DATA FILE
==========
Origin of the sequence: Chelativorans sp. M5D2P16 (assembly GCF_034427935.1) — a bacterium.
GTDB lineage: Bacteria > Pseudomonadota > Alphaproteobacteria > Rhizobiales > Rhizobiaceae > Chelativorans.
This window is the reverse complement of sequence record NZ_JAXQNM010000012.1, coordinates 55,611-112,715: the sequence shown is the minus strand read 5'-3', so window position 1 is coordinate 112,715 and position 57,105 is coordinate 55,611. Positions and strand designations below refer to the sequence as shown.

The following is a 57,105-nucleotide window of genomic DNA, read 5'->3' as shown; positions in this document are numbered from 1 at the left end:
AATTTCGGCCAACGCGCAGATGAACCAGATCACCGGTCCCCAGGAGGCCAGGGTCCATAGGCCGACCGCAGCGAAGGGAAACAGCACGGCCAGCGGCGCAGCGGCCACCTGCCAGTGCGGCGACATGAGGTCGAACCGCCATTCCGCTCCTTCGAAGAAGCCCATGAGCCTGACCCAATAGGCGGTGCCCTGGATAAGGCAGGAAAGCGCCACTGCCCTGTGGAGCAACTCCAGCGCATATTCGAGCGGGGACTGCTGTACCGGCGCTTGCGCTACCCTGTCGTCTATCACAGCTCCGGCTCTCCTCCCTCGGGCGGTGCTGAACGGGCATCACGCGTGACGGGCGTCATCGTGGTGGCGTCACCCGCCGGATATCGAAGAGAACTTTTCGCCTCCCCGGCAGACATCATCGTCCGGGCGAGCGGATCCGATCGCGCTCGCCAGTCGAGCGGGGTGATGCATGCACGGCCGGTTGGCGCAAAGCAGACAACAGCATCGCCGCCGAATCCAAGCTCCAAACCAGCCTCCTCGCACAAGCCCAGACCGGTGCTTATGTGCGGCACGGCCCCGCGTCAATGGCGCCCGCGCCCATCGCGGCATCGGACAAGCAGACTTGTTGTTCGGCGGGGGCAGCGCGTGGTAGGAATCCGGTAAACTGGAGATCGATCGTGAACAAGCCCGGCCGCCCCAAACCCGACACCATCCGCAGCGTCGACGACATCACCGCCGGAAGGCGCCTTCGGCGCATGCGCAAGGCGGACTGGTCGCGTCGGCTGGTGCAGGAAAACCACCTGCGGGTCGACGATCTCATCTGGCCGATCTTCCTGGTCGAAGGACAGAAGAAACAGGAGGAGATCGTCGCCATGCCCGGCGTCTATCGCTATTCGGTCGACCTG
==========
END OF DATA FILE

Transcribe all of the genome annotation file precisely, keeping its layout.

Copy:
Origin of the sequence: Chelativorans sp. M5D2P16 (assembly GCF_034427935.1) — a bacterium.
GTDB lineage: Bacteria > Pseudomonadota > Alphaproteobacteria > Rhizobiales > Rhizobiaceae > Chelativorans.
This window is the reverse complement of sequence record NZ_JAXQNM010000012.1, coordinates 55,611-112,715: the sequence shown is the minus strand read 5'-3', so window position 1 is coordinate 112,715 and position 57,105 is coordinate 55,611. Positions and strand designations below refer to the sequence as shown.

The following is a 57,105-nucleotide window of genomic DNA, read 5'->3' as shown; positions in this document are numbered from 1 at the left end:
AATTTCGGCCAACGCGCAGATGAACCAGATCACCGGTCCCCAGGAGGCCAGGGTCCATAGGCCGACCGCAGCGAAGGGAAACAGCACGGCCAGCGGCGCAGCGGCCACCTGCCAGTGCGGCGACATGAGGTCGAACCGCCATTCCGCTCCTTCGAAGAAGCCCATGAGCCTGACCCAATAGGCGGTGCCCTGGATAAGGCAGGAAAGCGCCACTGCCCTGTGGAGCAACTCCAGCGCATATTCGAGCGGGGACTGCTGTACCGGCGCTTGCGCTACCCTGTCGTCTATCACAGCTCCGGCTCTCCTCCCTCGGGCGGTGCTGAACGGGCATCACGCGTGACGGGCGTCATCGTGGTGGCGTCACCCGCCGGATATCGAAGAGAACTTTTCGCCTCCCCGGCAGACATCATCGTCCGGGCGAGCGGATCCGATCGCGCTCGCCAGTCGAGCGGGGTGATGCATGCACGGCCGGTTGGCGCAAAGCAGACAACAGCATCGCCGCCGAATCCAAGCTCCAAACCAGCCTCCTCGCACAAGCCCAGACCGGTGCTTATGTGCGGCACGGCCCCGCGTCAATGGCGCCCGCGCCCATCGCGGCATCGGACAAGCAGACTTGTTGTTCGGCGGGGGCAGCGCGTGGTAGGAATCCGGTAAACTGGAGATCGATCGTGAACAAGCCCGGCCGCCCCAAACCCGACACCATCCGCAGCGTCGACGACATCACCGCCGGAAGGCGCCTTCGGCGCATGCGCAAGGCGGACTGGTCGCGTCGGCTGGTGCAGGAAAACCACCTGCGGGTCGACGATCTCATCTGGCCGATCTTCCTGGTCGAAGGACAGAAGAAACAGGAGGAGATCGTCGCCATGCCCGGCGTCTATCGCTATTCGGTCGACCTG